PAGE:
“Young Women as Role Models” by Anil Shrivastava ‘Musafir’

 

jan 20 prime minister ne zealand

I live in a state where our governor is a young woman, Gretchen Whitmer. Our representative in Washington is another young woman, Elissa Slotkin. You may have noticed that this trend is sweeping many countries and is not limited to the state of Michigan only. Finland, considered one of the happiest countries in the world, elected a woman Prime Minister in Sanna Marin. She is only 34, the youngest Prime Minister (PM) in the world. Not only that, her party will be ruling Finland with the support of coalition of four other parties led by women. Three of those women are in their 30s.

New Zealand has a similar story to tell. Ms. Jacina Ardern assumed the office of PM of New Zealand in August 2017. Ms. Arden is 39 years old. This is also important to note that more than 40 per cent of elected members in New Zealand’s House of Representatives are women. That will be a topic for some other day.

It is heartening to see a new generation of women stepping forward to address some of the many challenges that we all face. I, personally, don’t see this as women’s empowerment. I see this as an alternative to self-serving old men who have traditionally been leading the world into chaos and corruption. None of the women mentioned above were elected on the basis of their gender. They were just convincing to the voters.

Women leaders know that they have to be different from their old male predecessors so that the world can realize that they are here to work for the people sincerely. I have seen this trait in young women leaders of today. Becoming PM was not easy for Ms. Marin. Born in 1985, she had a chaotic childhood moving often from place to place as she came from a low-income family. Politics seemed out of reach for her. She moved up from ranks of her political party to the top job helped by her extraordinary and proven organizational skills.  Rather than focusing attention on herself, Ms. Marin only talks about issues at hand. Speaking to reporters shortly after being sworn in earlier this month (December 2019), Ms. Marin avoided questions about herself saying, “She was focused on governing.”

New Zealand’s current PM, Ms. Jacina Ardern also is a breath of fresh air for the Kiwis.  She was elected in 2017. By the way, New Zealand was the first country to grant women the right to vote in parliamentary elections in 1893. Despite being the Prime Minister Ms. Arden leads a very ordinary life. Ms. Arden had to face nasty terror attacks in two mosques in Christchurch, a city in New Zealand. She showed her strength in calming the nation with a forceful speech and compassion for the victims. When Donald Trump made a condolence call and asked what support the U.S. could offer, she told him, “Sympathy and love for the victims.”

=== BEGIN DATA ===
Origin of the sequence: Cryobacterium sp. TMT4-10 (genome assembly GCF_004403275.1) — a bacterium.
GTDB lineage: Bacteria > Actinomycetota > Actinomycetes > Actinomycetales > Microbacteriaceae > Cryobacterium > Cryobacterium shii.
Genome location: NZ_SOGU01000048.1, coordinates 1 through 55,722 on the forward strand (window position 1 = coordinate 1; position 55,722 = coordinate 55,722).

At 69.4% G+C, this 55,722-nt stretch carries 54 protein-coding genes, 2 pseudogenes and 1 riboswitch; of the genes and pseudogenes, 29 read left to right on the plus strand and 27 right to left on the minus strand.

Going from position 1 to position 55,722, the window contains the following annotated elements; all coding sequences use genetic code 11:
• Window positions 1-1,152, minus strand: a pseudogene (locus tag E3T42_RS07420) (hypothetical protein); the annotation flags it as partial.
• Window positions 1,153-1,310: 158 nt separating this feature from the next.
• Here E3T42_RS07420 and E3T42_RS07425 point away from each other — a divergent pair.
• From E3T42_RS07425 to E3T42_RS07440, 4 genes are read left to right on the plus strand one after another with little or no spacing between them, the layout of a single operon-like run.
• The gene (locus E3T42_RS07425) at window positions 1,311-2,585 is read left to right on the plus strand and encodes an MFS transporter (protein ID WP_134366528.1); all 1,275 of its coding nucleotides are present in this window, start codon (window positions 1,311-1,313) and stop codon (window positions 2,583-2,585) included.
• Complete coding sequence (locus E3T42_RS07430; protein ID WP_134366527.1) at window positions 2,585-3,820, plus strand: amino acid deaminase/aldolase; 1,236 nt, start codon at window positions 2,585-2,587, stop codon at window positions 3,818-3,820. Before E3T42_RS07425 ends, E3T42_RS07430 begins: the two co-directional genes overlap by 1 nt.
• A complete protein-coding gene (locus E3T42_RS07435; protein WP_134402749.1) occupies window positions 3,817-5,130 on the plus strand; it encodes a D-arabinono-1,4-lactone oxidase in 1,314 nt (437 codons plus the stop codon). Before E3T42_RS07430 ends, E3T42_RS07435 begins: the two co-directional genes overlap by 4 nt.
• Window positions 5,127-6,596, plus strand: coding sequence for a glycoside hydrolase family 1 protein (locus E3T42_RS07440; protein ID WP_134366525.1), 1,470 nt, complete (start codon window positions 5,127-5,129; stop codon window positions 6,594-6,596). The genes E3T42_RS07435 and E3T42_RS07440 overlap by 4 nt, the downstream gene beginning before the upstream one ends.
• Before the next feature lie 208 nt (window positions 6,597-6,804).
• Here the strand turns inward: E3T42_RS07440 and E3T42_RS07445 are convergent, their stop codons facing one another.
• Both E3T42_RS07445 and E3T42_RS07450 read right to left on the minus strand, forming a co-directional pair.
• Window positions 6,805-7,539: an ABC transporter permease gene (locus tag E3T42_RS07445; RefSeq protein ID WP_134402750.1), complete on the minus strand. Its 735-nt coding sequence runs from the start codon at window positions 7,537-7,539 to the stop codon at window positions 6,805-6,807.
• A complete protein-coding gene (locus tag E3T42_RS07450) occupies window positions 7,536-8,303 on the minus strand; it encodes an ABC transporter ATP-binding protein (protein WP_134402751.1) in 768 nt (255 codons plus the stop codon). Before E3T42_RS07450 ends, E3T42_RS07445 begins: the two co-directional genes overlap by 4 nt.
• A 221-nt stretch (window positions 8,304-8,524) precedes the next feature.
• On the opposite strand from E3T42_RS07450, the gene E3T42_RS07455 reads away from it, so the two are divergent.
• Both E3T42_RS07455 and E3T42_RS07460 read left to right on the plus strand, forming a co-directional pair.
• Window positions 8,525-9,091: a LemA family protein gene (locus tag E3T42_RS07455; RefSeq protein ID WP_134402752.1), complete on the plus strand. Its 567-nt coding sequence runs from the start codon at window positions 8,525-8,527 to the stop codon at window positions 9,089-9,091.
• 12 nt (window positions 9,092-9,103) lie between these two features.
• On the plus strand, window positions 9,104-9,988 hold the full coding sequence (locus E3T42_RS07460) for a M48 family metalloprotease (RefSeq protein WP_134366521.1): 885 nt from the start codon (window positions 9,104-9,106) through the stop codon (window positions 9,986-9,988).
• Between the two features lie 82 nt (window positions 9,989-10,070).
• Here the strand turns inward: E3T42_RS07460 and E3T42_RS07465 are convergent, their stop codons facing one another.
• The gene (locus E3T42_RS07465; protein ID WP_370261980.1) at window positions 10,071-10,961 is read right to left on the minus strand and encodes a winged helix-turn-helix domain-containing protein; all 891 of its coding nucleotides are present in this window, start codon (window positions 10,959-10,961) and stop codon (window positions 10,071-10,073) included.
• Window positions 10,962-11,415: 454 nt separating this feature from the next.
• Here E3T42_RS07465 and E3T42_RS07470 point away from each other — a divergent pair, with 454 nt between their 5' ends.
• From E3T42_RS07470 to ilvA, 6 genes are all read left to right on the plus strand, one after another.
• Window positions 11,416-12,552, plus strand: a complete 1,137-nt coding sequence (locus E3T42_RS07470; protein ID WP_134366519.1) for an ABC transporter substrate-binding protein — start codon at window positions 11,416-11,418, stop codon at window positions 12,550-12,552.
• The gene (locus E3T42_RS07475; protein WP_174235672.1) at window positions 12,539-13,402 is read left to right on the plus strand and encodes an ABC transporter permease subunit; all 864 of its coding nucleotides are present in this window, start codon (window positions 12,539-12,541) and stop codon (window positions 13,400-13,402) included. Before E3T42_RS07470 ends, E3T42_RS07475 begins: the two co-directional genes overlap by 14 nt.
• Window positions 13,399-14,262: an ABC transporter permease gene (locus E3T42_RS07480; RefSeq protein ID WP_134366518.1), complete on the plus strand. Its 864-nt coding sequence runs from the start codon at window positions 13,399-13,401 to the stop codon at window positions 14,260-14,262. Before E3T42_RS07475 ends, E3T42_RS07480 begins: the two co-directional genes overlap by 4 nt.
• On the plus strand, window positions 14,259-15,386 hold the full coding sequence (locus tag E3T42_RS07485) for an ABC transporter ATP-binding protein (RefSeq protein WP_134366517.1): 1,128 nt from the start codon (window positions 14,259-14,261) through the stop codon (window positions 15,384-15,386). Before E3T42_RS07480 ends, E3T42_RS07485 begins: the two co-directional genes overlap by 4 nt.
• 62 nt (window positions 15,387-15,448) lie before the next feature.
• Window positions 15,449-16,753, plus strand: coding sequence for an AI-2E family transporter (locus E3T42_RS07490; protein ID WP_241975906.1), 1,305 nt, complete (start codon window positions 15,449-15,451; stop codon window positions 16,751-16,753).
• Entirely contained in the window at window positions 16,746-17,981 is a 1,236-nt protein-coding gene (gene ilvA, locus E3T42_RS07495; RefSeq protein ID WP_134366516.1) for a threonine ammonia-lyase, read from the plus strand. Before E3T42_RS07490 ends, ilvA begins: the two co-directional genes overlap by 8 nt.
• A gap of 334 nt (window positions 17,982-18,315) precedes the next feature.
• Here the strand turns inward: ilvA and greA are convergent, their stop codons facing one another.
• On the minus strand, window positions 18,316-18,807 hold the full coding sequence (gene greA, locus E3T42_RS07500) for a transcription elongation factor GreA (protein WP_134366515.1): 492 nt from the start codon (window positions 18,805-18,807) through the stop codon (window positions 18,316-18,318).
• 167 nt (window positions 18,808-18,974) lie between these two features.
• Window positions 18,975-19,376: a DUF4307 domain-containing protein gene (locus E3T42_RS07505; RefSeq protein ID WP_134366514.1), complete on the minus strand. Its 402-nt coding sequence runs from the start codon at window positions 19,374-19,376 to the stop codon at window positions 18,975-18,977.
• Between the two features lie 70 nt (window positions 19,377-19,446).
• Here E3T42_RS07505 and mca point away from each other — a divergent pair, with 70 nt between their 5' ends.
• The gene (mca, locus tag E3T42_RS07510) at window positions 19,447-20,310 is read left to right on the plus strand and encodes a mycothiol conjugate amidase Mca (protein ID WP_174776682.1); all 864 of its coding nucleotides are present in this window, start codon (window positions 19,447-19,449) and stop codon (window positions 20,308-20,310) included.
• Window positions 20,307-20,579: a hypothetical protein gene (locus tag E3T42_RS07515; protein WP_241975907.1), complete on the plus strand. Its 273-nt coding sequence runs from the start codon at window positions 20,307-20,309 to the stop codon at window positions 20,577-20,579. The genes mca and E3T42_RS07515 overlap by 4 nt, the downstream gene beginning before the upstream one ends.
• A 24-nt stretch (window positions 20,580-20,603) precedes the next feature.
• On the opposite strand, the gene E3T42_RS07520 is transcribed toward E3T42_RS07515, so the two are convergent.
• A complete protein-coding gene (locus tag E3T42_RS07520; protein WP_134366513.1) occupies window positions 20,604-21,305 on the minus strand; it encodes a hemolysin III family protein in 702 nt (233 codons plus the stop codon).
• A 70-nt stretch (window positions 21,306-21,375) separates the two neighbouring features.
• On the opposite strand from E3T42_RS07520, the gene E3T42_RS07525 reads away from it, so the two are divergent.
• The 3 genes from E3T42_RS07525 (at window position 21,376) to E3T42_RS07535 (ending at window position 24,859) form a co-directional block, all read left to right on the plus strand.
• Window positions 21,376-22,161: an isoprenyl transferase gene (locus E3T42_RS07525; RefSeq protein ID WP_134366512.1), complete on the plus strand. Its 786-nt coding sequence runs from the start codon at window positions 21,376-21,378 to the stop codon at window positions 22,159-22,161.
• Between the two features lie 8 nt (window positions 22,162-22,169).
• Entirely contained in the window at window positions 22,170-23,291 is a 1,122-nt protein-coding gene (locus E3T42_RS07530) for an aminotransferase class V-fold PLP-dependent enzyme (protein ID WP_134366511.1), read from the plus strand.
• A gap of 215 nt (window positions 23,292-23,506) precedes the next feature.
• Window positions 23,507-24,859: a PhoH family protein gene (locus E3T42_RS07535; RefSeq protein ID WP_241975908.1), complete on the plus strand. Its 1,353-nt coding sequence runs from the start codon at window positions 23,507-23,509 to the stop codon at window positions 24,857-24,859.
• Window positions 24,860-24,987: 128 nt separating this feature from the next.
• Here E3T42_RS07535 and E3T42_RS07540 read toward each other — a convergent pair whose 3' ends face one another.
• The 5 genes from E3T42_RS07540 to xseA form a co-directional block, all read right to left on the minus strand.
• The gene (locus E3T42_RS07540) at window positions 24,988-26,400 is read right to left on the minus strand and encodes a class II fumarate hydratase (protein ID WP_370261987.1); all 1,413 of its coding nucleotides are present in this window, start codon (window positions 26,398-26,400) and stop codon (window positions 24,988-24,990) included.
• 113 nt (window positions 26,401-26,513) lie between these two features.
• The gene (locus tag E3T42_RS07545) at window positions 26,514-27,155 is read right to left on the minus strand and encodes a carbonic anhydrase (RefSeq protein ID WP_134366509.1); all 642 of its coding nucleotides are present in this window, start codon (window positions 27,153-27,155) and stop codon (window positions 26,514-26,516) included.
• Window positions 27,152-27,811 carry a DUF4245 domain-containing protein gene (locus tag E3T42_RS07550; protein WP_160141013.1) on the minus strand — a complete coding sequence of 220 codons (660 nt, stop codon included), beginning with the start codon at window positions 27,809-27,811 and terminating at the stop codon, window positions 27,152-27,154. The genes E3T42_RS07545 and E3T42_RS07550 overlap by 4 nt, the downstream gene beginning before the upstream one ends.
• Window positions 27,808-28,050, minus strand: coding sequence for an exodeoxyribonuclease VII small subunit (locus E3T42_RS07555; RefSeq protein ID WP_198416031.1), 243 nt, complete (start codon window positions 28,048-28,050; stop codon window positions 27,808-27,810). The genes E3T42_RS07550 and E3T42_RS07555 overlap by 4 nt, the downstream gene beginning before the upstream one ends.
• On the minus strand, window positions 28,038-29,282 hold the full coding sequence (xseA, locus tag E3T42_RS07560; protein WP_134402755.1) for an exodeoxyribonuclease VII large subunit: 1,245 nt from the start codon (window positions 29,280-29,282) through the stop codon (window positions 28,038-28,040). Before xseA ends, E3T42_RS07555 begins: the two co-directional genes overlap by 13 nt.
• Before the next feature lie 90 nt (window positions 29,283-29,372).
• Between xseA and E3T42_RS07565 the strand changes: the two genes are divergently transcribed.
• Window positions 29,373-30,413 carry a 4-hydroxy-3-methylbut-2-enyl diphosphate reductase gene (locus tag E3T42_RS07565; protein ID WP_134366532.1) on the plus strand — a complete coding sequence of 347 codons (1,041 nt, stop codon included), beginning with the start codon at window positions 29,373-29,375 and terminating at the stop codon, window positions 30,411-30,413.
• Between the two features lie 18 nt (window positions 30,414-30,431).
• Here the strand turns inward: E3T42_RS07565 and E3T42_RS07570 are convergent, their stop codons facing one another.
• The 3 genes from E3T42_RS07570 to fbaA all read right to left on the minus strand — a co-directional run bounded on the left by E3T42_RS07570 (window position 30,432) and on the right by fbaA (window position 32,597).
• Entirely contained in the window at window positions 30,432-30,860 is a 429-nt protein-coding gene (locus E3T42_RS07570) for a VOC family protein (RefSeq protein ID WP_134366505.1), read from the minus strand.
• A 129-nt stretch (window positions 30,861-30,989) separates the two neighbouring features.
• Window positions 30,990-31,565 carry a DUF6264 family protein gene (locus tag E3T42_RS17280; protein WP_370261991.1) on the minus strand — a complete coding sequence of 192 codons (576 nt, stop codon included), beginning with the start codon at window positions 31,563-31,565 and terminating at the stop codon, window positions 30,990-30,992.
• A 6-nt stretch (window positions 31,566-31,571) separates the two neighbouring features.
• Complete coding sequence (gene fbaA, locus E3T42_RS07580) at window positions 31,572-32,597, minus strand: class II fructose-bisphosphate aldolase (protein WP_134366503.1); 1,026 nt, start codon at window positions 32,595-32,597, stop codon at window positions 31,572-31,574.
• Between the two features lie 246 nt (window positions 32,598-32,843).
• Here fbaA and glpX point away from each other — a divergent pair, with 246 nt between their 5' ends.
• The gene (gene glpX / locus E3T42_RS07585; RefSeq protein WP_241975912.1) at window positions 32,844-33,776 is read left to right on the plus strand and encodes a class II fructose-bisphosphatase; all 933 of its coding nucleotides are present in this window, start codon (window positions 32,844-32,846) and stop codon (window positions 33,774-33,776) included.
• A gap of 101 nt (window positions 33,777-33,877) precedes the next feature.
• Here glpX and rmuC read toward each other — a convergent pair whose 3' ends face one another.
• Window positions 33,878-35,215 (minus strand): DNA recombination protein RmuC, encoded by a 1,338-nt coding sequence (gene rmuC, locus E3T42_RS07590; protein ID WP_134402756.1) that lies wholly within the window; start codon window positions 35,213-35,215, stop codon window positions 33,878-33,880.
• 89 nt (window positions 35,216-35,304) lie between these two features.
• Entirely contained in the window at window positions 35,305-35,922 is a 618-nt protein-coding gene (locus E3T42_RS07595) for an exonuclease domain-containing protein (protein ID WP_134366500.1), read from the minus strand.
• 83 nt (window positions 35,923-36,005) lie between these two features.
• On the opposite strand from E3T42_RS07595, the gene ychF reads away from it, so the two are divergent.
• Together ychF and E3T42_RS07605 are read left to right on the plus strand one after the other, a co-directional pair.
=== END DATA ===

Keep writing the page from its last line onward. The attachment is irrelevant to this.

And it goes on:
She negotiated with the conservative opposition party to enact immediate and sweeping changes to the country’s gun laws, banning all assault rifles and military-style semiautomatics which is a major achievement in a country with a sizable rural population. The fact that the conservatives supported her in this deal shows her ability to work amicably with the opposition. According to my observation, most leaders in the world lack the skill of deal making.

Coming to the young women leaders of my own state, Michigan, USA, we elected a new governor, Ms. Gretchen Whitmer in 2016. She also leads an ordinary life in person and is very approachable. She started the construction of a new bridge over the Detroit River going into Canada that was pending for at least a decade. One of her first acts after becoming governor of the state was fixing the highways and byways of Michigan which were shamefully the worst in the United States. Her predecessors neglected the roads as they kept on bickering about the funding.

I find these women leaders empathetic, courageous, adaptable, assertive, kind and caring, something that old career politicians usually lack according to my personal experience. It will be naïve to assume that all young women leaders will be as good as women mentioned above, but I do welcome the trend set by them. May be the young women of today will take the clue from them and will treat them as their role models.

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